Soon I’ll head off to the day’s meeting, and I’ll be greeted with the traditional Dutch birthday congratulations and the sometimes-awkward three kisses. I will do my best to pay attention and make sure that I remember this birthday, my first in my adopted home town. As far as I may be from home, I am never far from friends.

Back to school

It’s Labor Day in the U.S.: the unofficial end of summer. Since it’s not a holiday in the Netherlands, I was at work today, and this evening I’m scrolling through my Facebook feed and seeing pictures of pool parties, barbecues, and beach outings. And although I don’t ever remember starting school before Labor Day, last week Facebook was filled with back to school photos. Everyone had new clothes and shiny new backpacks, and most of the kids looked ready – if not terribly excited – for the new school year.

I’ve never worked in an academic setting, but I still find that September, not January, feels like the start of the year, just like it did back in my school days. If you know me, it won’t be surprise to hear that I LOVED the start of a new school year. As a Catholic school kid, I wore a uniform, so I didn’t have new clothes.  But I usually had a new pair of shoes (which I was not allowed to wear until school started) and new school supplies. Everything seemed clean, ready, and full of potential.  We’d pick up our books a few days before classes started, and I would get an early jump on things by starting to read my history text or my math workbook. Yes, I was that kind of kid. (But like I said: are you surprised?)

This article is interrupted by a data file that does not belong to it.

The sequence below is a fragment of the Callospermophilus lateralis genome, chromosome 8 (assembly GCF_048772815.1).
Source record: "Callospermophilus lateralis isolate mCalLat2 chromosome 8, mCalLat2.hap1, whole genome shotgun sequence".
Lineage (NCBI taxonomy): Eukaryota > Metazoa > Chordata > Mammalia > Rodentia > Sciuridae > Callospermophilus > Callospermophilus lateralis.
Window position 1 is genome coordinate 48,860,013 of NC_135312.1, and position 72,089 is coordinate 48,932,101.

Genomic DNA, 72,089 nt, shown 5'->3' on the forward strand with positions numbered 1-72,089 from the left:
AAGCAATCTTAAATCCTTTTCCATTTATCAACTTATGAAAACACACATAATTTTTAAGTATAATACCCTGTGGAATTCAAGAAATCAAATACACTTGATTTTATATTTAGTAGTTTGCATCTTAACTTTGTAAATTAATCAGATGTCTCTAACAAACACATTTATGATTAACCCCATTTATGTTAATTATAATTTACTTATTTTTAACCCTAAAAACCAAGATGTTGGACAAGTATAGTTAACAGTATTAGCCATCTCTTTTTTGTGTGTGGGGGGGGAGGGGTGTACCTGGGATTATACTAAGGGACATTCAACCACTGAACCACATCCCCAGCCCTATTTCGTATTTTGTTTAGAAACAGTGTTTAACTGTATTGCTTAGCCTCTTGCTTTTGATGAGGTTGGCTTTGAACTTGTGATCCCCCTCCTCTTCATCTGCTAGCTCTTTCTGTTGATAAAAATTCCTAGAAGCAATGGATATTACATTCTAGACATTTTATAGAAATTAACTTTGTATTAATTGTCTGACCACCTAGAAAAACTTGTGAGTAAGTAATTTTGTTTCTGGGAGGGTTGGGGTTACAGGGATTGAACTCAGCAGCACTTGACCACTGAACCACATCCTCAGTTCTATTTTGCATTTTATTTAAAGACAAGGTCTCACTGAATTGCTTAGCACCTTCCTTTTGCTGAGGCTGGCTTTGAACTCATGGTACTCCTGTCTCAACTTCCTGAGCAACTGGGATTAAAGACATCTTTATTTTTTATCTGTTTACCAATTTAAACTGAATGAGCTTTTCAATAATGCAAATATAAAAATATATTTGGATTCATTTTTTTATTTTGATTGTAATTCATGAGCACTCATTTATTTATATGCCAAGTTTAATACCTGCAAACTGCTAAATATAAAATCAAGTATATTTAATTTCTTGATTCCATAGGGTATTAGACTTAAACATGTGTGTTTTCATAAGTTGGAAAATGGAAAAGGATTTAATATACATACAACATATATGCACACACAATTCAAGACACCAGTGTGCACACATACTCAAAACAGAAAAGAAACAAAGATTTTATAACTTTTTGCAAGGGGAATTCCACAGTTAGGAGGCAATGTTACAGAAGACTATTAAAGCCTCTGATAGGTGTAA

The summer vacation in Holland is a bit shorter than in the U.S., and many of my colleagues’ children have already been back to school for several weeks. August was a frenzy of holiday-taking, as everyone tried to fit in a last vacation before the summer ended. So there is also a back-to-school feeling at work, as people return, tan and rested (for now).

I’m also going back to school. Last year, as part of my attempt to un-stick myself from the stuck-ness I was feeling in my work and life, I started looking into graduate programs. I wasn’t really sure what I was looking for, and then I stumbled on an online program at neighboring Northeastern University, in Corporate and Organizational Communication. Since my past work experience was largely operational, this seemed like a good way to balance out my professional self, and it just sounded interesting. Crisis communication, ethics, and, for this semester, negotiation, mediation and facilitation. This class won’t come a moment too soon, as I’ve been called on to do more than my share of (cross-cultural) facilitation recently,

Classes start on the 21st and last a brief but intense 6 weeks, so don’t be surprised if my blogging falls off a bit during that time. And with two weeks until the first day of school, I of course bought one of my books today, and will probably start reading it this week.  Now all I need is a new pair of shoes…

The things we lose – thoughts on distance